Forum for Science, Industry and Business

Sponsored by:     3M 
Search our Site:


Star-shaped metal clip takes novel approach to closing artery punctures


Bleeding stops in just 37 seconds

A metal clip that closes an arterial puncture by drawing the wound edges together like a drawstring stitch is proving an easy and effective way to speed patient recovery after coronary interventions, according to a study in the just-published October 2005 issue of Catheterization and Cardiovascular Interventions: Journal of the Society for Cardiovascular Angiography and Interventions.

The study--the first published report in humans--tested the safety and effectiveness of the StarClose Extravascular Closure System (Abbott Vascular Devices, Redwood City, Calif.). This star-shaped nitinol ring helps seal the entry hole left behind after a coronary catheter snakes its way from an artery in the groin to the arteries of the heart. Only 4 mm across--about half the diameter of a ballpoint pen--the StarClose is positioned against the outside arterial wall at the puncture site and then released.

"This device has little pins that grab the arterial tissue from the outside, then fold inward, causing it to pucker a little and seal the puncture. It’s a novel and exciting approach," said Dr. Peter N. Ruygrok, cardiology director at Auckland City Hospital in Auckland, New Zealand.

Dr. Ruygrok led a study of 25 patients who were treated with the StarClose device after having coronary stenting. All patients were taking the recommended regimen of blood-thinning drugs to prevent clots from forming during the procedure.

Use of the StarClose device was successful in 23 of 25 patients. On average, it took only 36 seconds to insert the clip and close the arterial puncture. Despite the aggressive blood-thinning regimen, it took an average of only 37 seconds for bleeding to completely stop. There were no serious complications.

Without the StarClose or another type of arterial closure device, the patient must rest quietly for approximately four hours after a coronary intervention before it is safe for a nurse to remove the sheath that guides treatment catheters into and out of the artery. Manual pressure must then be applied above the puncture site for 20 minutes or more, until a blood clot seals the wound. The patient must lie flat for another four to six hours to keep from disturbing the fresh clot.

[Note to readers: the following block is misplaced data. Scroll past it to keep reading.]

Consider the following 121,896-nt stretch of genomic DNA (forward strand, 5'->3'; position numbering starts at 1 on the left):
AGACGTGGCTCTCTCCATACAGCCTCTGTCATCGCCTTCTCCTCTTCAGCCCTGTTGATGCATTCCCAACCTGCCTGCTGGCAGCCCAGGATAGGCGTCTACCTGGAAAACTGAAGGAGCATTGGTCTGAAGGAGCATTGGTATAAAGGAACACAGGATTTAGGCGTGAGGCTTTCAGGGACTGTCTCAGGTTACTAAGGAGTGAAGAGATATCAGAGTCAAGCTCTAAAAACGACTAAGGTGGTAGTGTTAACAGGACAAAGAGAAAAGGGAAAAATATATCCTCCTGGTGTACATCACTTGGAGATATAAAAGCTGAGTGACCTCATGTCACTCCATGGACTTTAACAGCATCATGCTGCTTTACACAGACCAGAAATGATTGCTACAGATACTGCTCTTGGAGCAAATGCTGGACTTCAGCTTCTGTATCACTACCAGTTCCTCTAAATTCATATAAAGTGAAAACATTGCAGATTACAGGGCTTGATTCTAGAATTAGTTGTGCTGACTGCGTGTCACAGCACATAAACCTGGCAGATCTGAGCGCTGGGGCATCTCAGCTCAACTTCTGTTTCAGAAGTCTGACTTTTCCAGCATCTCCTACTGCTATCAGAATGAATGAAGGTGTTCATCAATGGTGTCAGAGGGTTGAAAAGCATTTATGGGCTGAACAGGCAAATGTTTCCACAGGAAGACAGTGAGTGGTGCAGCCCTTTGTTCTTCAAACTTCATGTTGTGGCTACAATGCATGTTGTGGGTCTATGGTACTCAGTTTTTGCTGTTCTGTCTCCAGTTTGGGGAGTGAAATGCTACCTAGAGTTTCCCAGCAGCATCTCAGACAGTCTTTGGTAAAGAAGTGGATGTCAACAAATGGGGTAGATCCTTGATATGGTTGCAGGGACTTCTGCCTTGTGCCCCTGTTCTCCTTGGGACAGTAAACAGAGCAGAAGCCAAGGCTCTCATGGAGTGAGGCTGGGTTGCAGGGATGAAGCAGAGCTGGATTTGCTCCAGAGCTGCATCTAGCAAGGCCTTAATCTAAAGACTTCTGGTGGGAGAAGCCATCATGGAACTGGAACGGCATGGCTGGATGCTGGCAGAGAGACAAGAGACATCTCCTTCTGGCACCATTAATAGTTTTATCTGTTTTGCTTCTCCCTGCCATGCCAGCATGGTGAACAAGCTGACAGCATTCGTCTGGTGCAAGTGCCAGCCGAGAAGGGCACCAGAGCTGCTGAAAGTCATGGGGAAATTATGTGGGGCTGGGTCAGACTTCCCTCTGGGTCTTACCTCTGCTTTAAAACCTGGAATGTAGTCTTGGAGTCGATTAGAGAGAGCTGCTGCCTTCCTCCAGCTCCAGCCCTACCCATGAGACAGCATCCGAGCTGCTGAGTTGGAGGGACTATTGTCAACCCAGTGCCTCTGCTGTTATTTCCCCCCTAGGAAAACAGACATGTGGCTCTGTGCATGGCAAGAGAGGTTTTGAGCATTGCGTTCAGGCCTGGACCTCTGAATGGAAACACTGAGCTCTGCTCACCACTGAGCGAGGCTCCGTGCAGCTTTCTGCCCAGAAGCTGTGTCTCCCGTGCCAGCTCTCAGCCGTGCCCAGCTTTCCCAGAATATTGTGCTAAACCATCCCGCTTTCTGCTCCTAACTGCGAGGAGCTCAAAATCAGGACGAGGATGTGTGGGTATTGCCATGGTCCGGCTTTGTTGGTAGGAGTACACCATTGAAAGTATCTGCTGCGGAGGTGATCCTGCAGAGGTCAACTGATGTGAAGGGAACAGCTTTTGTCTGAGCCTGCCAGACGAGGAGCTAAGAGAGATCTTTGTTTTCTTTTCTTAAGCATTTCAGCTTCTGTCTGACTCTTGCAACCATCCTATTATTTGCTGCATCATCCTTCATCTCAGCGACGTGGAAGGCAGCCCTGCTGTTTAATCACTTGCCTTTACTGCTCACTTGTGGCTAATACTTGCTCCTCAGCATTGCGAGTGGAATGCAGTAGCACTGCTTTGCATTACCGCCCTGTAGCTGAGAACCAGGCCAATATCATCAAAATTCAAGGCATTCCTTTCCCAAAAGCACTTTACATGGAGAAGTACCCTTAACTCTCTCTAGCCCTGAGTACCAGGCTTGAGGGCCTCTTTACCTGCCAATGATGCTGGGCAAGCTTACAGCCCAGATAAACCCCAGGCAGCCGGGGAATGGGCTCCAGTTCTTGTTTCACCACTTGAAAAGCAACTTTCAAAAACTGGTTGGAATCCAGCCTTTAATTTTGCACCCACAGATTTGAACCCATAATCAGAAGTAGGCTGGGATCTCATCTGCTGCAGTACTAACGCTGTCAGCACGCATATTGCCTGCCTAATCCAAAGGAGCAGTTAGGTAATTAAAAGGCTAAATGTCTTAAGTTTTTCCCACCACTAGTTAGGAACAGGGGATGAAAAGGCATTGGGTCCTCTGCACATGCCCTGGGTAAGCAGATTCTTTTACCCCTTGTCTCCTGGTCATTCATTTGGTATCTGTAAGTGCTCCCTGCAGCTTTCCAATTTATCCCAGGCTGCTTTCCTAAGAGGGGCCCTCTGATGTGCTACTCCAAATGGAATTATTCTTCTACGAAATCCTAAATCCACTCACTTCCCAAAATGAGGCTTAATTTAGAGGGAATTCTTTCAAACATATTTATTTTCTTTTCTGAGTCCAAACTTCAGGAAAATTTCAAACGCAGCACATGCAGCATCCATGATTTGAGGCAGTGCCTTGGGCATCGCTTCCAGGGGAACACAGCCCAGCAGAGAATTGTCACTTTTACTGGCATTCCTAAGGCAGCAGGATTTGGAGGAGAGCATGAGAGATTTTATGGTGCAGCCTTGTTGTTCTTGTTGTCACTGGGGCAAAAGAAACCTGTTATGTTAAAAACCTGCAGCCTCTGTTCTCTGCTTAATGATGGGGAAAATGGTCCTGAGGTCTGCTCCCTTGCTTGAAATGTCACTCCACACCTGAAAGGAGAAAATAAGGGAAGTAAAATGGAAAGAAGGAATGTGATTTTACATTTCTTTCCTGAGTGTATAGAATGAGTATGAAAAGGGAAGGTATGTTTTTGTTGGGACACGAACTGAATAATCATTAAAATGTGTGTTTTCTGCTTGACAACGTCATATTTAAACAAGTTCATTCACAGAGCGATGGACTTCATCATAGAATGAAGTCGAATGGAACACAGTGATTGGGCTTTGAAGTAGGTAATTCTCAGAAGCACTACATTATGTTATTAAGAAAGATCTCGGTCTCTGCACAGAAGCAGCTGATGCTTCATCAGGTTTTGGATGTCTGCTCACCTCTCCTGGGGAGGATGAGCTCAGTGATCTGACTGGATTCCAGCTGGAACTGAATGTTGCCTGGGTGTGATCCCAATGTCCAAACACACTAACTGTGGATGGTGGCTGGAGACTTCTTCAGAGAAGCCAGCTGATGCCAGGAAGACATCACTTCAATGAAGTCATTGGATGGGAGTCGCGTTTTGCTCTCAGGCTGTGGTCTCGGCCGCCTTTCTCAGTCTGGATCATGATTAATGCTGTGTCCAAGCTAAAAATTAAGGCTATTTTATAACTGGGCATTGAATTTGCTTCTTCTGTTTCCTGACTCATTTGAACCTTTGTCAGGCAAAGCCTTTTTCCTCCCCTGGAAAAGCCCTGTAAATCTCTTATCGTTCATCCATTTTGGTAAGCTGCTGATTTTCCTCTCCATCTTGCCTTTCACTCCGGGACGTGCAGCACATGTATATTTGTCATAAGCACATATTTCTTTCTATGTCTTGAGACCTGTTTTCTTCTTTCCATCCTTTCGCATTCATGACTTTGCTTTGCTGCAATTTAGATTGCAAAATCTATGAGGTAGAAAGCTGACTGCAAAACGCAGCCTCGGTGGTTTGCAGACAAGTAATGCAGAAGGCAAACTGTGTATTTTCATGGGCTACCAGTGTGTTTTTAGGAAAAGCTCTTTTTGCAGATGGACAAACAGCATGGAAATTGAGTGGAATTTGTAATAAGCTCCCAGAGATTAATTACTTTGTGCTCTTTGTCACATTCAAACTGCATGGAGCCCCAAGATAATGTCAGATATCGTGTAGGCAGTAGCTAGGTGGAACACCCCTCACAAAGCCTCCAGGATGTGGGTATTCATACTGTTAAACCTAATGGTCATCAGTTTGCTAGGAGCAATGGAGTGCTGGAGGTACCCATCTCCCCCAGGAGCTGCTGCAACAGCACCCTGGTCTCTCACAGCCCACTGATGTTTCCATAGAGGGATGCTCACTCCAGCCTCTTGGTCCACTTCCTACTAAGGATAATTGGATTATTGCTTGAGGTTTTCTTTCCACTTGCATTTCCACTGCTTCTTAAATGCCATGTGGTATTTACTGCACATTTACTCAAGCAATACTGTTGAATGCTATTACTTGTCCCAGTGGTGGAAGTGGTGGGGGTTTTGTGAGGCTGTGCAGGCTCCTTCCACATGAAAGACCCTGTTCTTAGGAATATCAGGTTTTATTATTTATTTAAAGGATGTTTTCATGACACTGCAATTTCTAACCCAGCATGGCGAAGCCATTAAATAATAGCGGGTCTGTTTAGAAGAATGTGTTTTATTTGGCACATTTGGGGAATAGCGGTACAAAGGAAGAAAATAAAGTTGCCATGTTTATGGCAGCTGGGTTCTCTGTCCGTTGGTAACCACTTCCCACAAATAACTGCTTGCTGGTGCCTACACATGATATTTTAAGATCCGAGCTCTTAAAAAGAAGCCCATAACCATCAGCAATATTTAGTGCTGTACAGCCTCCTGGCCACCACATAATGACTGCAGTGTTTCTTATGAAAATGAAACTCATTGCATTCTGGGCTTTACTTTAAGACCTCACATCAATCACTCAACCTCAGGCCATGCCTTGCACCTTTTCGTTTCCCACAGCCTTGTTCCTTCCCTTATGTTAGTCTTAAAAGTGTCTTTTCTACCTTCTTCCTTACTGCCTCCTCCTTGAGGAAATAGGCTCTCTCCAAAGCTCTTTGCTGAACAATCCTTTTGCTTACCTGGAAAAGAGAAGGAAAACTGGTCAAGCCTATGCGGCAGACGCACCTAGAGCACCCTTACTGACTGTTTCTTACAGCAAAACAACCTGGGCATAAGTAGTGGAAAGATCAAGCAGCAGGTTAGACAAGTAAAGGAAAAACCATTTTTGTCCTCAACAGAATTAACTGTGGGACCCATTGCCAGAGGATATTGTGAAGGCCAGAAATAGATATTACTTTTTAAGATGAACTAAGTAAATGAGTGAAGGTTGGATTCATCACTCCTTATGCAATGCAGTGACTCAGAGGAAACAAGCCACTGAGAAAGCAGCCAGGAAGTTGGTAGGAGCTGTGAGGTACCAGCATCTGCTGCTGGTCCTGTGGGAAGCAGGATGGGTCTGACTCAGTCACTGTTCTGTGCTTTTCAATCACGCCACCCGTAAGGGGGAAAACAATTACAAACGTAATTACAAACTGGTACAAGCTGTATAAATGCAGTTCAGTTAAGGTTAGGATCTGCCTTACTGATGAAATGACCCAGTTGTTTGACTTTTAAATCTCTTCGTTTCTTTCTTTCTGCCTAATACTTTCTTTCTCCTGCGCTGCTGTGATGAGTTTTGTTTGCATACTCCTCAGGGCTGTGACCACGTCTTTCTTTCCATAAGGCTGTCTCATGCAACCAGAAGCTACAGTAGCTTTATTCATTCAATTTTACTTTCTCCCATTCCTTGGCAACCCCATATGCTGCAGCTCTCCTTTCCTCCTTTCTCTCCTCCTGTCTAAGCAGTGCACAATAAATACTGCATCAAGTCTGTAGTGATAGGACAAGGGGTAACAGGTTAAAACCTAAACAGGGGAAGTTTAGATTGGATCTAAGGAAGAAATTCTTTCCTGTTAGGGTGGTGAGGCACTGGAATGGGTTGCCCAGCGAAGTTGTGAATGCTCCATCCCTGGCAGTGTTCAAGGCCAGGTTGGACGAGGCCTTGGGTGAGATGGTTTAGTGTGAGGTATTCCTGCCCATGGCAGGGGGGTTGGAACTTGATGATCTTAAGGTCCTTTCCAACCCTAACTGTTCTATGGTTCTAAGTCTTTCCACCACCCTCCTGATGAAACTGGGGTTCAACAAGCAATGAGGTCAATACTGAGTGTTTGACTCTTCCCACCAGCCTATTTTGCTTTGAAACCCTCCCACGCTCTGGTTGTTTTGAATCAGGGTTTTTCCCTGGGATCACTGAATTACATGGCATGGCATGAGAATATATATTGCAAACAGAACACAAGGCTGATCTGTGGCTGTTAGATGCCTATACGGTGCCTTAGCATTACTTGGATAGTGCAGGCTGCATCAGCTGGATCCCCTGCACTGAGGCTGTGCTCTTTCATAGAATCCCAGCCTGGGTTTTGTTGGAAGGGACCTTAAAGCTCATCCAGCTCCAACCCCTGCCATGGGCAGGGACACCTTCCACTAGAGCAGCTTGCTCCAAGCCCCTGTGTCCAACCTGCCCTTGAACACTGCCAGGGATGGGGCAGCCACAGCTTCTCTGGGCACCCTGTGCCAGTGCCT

A key advantage of the StarClose device is that, in an era of overworked nursing staff and scarce hospital beds, the interventional cardiologist can remove the guiding sheath immediately after the coronary procedure, potentially speeding both transfer of the patient to a regular hospital room and discharge from the hospital.

"We can move patients out of the cardiac care area more quickly," Dr. Ruygrok said. "Four hours of lying quietly waiting for the sheath to be pulled is a lot of down time for the patient and for the hospital bed."

Kathy Boyd David | EurekAlert!
Further information:

More articles from Health and Medicine:

nachricht Resolving the mystery of preeclampsia
21.10.2016 | Universitätsklinikum Magdeburg

nachricht New potential cancer treatment using microwaves to target deep tumors
12.10.2016 | University of Texas at Arlington

All articles from Health and Medicine >>>

The most recent press releases about innovation >>>

Die letzten 5 Focus-News des innovations-reports im Überblick: